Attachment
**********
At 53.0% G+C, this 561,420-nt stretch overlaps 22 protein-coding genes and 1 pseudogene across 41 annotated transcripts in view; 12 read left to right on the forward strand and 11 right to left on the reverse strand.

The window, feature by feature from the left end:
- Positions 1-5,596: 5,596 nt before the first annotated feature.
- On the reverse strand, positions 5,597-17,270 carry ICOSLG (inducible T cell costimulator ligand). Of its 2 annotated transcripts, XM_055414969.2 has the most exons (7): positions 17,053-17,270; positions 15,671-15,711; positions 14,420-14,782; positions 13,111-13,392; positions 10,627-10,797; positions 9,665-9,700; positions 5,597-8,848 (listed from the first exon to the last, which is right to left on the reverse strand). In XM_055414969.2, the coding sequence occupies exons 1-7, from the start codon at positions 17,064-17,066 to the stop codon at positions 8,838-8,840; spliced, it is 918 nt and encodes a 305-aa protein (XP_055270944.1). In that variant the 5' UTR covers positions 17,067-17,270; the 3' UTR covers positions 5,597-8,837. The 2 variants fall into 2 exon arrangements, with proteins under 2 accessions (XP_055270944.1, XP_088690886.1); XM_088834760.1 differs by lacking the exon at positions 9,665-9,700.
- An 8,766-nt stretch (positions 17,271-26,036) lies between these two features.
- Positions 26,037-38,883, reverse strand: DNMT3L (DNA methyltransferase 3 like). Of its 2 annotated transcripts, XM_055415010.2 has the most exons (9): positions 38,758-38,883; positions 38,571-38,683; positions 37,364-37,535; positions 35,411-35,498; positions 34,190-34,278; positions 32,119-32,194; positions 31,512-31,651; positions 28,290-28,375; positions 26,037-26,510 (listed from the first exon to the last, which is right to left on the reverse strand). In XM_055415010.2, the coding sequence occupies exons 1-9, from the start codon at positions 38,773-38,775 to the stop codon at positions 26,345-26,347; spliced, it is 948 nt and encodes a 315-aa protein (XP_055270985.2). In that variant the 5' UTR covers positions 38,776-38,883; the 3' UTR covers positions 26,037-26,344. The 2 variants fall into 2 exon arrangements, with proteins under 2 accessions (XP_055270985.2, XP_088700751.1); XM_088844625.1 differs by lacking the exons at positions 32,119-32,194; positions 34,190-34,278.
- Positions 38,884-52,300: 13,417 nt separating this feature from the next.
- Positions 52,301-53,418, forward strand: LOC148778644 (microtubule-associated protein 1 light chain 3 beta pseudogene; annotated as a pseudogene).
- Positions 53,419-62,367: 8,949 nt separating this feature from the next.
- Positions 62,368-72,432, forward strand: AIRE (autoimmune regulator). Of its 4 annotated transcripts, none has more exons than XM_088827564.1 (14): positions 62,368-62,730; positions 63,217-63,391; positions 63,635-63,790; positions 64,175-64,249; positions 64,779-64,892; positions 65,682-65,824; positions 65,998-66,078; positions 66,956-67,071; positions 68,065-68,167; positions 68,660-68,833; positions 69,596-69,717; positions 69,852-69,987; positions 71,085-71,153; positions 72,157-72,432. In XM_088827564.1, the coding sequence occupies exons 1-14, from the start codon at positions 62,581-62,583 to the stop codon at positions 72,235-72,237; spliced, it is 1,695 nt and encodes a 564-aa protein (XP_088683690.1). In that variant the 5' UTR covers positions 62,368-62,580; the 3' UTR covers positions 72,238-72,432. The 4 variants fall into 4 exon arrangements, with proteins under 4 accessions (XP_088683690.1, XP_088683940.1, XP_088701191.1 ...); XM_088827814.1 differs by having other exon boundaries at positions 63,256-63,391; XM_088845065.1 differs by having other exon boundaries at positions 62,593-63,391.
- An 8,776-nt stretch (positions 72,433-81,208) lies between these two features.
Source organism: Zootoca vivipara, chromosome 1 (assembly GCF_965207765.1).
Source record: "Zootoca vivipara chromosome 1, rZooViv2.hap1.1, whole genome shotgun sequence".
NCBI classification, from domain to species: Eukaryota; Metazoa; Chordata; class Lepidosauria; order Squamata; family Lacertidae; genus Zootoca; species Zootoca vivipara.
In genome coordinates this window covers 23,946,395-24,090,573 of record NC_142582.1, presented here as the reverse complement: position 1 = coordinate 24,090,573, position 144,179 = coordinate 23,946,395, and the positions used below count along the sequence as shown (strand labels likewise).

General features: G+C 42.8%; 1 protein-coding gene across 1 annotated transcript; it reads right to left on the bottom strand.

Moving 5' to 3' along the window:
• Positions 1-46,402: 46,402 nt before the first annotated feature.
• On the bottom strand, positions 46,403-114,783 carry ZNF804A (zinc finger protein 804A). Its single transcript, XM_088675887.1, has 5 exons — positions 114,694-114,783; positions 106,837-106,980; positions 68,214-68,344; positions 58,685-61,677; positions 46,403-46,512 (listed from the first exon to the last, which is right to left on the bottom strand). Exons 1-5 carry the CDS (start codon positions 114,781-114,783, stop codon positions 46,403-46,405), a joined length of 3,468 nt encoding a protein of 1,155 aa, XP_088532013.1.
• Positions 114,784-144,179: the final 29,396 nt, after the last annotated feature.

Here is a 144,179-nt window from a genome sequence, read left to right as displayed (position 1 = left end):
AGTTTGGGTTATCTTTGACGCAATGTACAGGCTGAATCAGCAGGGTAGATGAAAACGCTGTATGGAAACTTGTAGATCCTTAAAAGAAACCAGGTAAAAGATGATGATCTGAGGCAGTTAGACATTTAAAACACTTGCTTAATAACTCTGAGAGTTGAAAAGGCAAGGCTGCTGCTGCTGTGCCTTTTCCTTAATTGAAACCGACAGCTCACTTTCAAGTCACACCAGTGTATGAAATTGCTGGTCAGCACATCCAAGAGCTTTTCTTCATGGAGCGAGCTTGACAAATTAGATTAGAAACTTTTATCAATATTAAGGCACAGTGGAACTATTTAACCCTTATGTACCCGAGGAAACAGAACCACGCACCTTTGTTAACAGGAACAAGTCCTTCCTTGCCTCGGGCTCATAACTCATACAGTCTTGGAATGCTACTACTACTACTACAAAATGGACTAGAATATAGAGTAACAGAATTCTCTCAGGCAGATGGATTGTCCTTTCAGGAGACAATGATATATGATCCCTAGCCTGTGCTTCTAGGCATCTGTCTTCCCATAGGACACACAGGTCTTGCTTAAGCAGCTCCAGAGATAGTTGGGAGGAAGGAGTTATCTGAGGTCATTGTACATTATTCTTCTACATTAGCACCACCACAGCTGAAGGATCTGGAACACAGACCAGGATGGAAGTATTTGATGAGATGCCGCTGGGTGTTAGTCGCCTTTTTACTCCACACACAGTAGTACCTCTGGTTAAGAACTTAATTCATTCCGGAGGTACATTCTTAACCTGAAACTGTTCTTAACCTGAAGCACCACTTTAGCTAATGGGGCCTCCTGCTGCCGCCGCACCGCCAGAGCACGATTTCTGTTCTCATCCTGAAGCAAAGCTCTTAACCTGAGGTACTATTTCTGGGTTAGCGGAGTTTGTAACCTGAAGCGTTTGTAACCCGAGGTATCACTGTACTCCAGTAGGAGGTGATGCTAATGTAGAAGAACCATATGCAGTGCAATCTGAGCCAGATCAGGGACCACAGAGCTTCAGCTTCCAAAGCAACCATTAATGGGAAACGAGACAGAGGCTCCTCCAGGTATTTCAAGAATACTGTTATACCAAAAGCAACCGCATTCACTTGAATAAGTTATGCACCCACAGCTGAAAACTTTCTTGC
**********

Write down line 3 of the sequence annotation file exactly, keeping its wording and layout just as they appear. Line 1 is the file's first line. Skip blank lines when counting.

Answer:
- Positions 1-5,596: 5,596 nt before the first annotated feature.